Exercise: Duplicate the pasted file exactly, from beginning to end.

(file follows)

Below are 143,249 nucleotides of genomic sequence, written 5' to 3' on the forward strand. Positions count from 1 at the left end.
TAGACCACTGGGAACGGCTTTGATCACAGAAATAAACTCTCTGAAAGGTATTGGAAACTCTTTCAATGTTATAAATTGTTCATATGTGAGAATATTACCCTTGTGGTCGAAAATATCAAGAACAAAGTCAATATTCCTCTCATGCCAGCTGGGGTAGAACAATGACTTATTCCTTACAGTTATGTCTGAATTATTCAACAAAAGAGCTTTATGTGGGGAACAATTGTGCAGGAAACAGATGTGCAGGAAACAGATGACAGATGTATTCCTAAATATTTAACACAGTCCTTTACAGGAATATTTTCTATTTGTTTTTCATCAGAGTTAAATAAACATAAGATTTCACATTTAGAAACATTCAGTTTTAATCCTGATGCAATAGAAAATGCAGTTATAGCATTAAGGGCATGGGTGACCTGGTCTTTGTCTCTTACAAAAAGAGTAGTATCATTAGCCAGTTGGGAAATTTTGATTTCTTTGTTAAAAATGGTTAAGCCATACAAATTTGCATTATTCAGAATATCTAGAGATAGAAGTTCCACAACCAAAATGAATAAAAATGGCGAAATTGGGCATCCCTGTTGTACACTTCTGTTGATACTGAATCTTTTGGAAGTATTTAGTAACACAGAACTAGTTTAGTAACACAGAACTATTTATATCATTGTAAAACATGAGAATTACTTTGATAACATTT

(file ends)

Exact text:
Below are 143,249 nucleotides of genomic sequence, written 5' to 3' on the forward strand. Positions count from 1 at the left end.
TAGACCACTGGGAACGGCTTTGATCACAGAAATAAACTCTCTGAAAGGTATTGGAAACTCTTTCAATGTTATAAATTGTTCATATGTGAGAATATTACCCTTGTGGTCGAAAATATCAAGAACAAAGTCAATATTCCTCTCATGCCAGCTGGGGTAGAACAATGACTTATTCCTTACAGTTATGTCTGAATTATTCAACAAAAGAGCTTTATGTGGGGAACAATTGTGCAGGAAACAGATGTGCAGGAAACAGATGACAGATGTATTCCTAAATATTTAACACAGTCCTTTACAGGAATATTTTCTATTTGTTTTTCATCAGAGTTAAATAAACATAAGATTTCACATTTAGAAACATTCAGTTTTAATCCTGATGCAATAGAAAATGCAGTTATAGCATTAAGGGCATGGGTGACCTGGTCTTTGTCTCTTACAAAAAGAGTAGTATCATTAGCCAGTTGGGAAATTTTGATTTCTTTGTTAAAAATGGTTAAGCCATACAAATTTGCATTATTCAGAATATCTAGAGATAGAAGTTCCACAACCAAAATGAATAAAAATGGCGAAATTGGGCATCCCTGTTGTACACTTCTGTTGATACTGAATCTTTTGGAAGTATTTAGTAACACAGAACTAGTTTAGTAACACAGAACTATTTATATCATTGTAAAACATGAGAATTACTTTGATAACATTT